If Trump has any chance of winning this election, he must portray her as the sociopath she is.  Most of the country believes he is one and will not elect him. There is a remote chance the F.B.I. will do this for Trump by recommending her indictment for endangering the nation’s security.  She probably cannot survive being outed  in that manner.

Short of that happening, Trump and his surrogates will need to spend most of the next six months as a sort of shadow grand jury, indicting her conduct as reckless and criminal. This is a very unattractive way of campaigning. I’m not sure it has ever been done successfully.

But Trump supporters have brought us to this point.  They have been willing to overlook his antisocial behavior.  The rest of us cannot.

Howard Foster is an immigration attorney in Chicago.

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6 COMMENTS

  1. The irony of course is that Ted Cruz’s positions would have the greatest sociopathic outcomes. Arguably, Reagan’s positions resulted in more sociopathic outcomes than either Nixon’s or Eisenhower’s. Yuppies did very well in the 80s, greed did very well, which wasn’t entirely bad for economic growth or employment in the short term. Steve Jobs was described as an %$$#^&3, he even made grown men cry, but we enjoy wonderful fruits of his labor even though he was all of that. In the business world, the Trump organization is hardly sociopathic, certainly when compared to Silicon Valley or those brothers who hinted at HR C being a better candidate.

  2. I have to disagree that Trump is a Republican. For many years the Chicago machine has mastered the art of nominating the candidates of both parties so that it does not matter which party wins, the machine wins. Now they have enlarged that classic tactic to the national level. Both major parties will nominate a Democrat for president this year and it does not matter if Trump or Clinton wins because either will follow the same policies. It is always comical to hear Trumpistas claim their guy is “anti-establishment” when he IS the establishment and has been for 40 years.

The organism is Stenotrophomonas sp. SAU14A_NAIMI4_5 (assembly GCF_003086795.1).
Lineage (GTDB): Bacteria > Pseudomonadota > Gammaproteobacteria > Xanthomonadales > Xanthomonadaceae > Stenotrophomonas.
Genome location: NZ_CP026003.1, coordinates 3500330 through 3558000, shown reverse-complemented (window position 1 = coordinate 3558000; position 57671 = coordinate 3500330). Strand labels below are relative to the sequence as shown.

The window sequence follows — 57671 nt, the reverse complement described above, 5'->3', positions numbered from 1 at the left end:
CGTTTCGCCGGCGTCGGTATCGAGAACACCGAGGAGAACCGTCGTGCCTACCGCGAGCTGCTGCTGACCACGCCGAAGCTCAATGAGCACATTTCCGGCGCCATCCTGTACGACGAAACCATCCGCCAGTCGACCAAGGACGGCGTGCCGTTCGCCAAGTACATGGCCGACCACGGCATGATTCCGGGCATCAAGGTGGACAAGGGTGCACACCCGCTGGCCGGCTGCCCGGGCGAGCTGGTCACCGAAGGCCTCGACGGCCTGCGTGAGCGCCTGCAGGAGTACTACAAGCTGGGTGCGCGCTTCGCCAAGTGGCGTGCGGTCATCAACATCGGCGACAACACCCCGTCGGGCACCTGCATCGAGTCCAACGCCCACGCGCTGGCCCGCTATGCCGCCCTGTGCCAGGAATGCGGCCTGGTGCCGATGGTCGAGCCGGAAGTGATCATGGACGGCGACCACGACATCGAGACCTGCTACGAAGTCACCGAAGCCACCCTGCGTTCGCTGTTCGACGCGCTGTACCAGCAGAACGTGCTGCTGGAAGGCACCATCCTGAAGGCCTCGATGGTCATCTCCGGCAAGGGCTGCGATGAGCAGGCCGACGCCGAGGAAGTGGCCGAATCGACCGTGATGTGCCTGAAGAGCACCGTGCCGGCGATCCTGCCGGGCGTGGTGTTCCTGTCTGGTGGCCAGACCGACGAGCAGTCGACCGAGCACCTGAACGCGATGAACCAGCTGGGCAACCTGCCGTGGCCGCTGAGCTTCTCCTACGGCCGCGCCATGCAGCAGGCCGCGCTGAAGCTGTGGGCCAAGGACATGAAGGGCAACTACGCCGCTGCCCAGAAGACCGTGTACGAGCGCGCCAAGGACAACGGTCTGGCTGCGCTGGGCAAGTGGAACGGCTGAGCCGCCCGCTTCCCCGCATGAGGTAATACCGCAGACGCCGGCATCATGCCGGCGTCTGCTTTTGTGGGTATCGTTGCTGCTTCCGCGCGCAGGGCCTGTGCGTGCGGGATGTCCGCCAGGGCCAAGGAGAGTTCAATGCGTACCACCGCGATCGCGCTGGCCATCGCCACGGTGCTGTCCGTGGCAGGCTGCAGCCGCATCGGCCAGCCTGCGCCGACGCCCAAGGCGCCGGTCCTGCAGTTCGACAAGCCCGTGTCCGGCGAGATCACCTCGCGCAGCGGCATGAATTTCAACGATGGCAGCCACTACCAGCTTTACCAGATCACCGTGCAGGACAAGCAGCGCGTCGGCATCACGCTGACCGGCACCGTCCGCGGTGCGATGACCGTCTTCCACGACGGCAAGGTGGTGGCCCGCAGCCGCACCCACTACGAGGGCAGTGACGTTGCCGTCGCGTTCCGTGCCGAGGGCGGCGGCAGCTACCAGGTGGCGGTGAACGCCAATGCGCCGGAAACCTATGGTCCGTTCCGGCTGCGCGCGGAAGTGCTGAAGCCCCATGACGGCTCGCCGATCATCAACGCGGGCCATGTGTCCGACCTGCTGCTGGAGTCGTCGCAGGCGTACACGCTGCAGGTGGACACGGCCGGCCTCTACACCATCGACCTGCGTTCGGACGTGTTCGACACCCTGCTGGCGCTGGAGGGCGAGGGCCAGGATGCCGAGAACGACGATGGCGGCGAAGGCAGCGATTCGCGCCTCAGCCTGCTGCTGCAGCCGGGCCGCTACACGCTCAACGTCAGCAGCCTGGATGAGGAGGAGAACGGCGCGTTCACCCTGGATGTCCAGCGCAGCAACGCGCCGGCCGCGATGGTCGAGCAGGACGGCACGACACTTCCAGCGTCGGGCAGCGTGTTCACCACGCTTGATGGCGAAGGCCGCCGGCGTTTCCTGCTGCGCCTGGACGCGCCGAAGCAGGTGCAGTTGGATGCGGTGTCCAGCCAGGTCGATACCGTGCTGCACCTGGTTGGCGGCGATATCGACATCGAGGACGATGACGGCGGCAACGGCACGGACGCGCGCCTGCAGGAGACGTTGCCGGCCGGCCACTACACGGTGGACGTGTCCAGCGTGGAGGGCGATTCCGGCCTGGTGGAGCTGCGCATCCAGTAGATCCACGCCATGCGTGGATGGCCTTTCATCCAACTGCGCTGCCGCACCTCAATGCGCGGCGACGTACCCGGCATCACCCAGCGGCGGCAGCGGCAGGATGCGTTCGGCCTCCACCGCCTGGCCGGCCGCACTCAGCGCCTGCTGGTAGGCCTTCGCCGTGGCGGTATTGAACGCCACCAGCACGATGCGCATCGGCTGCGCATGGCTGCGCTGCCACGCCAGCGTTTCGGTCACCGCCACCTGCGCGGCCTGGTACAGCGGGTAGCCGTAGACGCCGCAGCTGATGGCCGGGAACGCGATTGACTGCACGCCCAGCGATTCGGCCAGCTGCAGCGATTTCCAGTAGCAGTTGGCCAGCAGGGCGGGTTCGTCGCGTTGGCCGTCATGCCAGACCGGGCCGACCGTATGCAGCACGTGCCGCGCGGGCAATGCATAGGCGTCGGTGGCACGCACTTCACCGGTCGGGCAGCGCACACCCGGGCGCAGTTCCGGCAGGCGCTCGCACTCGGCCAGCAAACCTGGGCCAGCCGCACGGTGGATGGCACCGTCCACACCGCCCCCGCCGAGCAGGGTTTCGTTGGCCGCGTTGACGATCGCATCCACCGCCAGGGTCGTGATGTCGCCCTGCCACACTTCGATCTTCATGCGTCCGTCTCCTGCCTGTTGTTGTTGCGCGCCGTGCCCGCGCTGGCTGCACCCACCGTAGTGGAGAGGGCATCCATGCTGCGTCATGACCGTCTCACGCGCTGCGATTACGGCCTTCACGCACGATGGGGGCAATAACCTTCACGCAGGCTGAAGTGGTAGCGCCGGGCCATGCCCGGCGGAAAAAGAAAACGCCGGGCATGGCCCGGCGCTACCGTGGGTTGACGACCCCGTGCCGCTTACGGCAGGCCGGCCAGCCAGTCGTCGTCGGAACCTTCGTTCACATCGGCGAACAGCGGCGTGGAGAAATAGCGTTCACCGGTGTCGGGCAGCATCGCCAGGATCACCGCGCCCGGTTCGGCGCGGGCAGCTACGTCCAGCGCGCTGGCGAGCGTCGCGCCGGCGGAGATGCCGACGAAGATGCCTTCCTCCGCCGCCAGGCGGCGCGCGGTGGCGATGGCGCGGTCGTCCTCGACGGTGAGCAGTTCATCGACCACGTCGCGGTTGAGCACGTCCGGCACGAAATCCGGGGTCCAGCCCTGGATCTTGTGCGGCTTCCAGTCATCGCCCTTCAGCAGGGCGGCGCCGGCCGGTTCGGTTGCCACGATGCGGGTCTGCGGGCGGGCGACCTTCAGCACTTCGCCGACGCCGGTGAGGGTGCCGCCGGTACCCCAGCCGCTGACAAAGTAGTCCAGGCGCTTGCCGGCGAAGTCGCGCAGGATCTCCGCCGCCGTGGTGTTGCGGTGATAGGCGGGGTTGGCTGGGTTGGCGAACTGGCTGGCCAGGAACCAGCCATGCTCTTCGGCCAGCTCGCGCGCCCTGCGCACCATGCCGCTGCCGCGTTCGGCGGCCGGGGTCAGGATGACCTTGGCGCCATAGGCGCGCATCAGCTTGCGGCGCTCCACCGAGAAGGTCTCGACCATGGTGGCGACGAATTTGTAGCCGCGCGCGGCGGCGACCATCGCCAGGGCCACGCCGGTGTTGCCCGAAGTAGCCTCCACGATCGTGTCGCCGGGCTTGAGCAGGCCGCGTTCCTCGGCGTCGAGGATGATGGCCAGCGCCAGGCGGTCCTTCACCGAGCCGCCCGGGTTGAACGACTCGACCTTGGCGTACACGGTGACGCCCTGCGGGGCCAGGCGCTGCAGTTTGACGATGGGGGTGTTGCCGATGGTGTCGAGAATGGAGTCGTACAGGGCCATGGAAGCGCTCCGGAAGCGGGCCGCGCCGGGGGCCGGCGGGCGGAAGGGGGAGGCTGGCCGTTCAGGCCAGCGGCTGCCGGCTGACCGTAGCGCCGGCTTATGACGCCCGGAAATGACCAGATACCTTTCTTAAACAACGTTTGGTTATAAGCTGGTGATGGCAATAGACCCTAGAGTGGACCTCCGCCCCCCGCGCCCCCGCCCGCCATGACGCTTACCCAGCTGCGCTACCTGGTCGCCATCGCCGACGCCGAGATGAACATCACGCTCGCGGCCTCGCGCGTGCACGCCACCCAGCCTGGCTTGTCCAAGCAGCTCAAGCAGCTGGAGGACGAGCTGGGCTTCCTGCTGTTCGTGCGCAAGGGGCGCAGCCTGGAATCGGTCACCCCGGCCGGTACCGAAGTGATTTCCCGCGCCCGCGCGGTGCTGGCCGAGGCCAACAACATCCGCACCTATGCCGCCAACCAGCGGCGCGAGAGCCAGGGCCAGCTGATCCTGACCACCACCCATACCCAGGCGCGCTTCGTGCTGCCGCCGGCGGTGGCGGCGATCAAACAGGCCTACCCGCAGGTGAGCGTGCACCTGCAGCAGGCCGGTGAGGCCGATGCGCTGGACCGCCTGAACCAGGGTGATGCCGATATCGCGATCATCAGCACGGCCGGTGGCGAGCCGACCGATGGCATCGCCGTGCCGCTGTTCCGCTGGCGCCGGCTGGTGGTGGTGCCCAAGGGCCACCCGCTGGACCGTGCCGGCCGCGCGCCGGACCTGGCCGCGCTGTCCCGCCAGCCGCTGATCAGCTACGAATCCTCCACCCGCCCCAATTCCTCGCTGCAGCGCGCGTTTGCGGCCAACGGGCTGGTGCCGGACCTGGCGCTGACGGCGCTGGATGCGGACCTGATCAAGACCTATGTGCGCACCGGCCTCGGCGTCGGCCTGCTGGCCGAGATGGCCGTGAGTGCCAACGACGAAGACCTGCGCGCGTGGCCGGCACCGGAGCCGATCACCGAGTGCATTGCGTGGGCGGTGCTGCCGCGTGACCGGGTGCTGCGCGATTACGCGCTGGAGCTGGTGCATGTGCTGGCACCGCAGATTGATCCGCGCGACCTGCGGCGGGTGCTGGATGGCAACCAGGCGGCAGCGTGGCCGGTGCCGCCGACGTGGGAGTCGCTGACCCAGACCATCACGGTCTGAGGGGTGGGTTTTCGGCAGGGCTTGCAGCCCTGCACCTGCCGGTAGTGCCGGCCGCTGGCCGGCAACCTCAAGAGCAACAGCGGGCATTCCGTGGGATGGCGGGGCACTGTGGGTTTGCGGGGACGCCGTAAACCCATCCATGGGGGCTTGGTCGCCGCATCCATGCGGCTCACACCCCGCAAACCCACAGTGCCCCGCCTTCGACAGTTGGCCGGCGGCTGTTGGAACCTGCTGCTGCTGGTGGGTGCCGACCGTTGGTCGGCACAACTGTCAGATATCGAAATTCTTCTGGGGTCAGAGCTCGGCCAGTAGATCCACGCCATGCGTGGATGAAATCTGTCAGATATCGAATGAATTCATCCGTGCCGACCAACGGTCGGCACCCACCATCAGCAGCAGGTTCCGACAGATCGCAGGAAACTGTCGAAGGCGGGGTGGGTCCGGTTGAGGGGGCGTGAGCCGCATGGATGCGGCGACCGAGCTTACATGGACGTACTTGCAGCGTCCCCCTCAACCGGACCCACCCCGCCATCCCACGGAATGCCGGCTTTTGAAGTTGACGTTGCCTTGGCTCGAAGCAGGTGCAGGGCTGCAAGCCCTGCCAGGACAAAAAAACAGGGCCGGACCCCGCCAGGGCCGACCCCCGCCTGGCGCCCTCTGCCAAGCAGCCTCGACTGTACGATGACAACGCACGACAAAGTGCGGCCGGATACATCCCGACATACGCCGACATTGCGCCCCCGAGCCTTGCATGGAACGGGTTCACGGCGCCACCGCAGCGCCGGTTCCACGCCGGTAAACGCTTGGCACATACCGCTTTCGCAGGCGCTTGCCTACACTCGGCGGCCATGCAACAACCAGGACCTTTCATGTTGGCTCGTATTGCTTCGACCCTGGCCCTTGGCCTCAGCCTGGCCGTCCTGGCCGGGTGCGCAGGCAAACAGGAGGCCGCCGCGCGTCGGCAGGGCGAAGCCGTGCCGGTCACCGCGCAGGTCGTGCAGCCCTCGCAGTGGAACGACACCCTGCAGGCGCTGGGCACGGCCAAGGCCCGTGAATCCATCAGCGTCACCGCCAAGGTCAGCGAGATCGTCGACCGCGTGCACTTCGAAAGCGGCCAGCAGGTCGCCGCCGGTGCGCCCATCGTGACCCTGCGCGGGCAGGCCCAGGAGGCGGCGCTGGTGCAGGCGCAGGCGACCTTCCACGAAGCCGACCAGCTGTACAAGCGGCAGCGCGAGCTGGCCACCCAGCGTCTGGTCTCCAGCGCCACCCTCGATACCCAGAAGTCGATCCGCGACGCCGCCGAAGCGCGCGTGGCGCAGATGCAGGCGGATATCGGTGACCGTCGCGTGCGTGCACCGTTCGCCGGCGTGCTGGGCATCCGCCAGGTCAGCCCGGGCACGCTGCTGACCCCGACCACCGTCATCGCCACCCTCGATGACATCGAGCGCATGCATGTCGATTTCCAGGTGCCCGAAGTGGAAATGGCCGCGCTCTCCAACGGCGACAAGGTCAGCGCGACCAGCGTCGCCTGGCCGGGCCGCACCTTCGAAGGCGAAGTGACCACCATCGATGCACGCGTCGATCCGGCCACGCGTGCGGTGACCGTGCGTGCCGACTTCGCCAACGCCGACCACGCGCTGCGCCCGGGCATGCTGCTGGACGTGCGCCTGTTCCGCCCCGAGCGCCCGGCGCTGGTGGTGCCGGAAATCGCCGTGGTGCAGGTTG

3. In other words use the Karl Rove method and lie? .
    accuse your enemies of the things YOU ARE.
    To call Clinton a sociopath and give Trump the clean bill of health? really? What kind of denial is this? Very much turd blossoms techniques. It won’t work.
    Donald Trump has DEFINED HIMSELF as the nut job. Hillary doesn’t even have to do it.

  4. Trump is not establishment because he has never held public office. Rhoads, you, like Michael Medved, are a purist who thinks you can convince people to your side by being lofty, noble, and intellectual. Unfortunately, people in this election cycle aren’t interested in thoughtful, academic arguments. And because you refuse to unite behind the Republican candidate, you will get Hillary, along with a socialist Supreme Court, unbridled immigration, tens of thousands of potentially dangerous Middle Eastern refugees, and higher taxes.

  5. Lake Co Conserv tells us all we need to know. This is the new nasty, bitter, sarcasm that will be the new “cool talk” in the Donald Trump world.
    The more arrogant and rude one can be, the “cooler” he will be – and if, oh my IF, you disagree or have a different opinion, expect to be ridiculed and mocked.
    The new world. And LakeCoConserv is sadly imitating his hero with a new sour cult following. Welcome to the new Brave Trump World.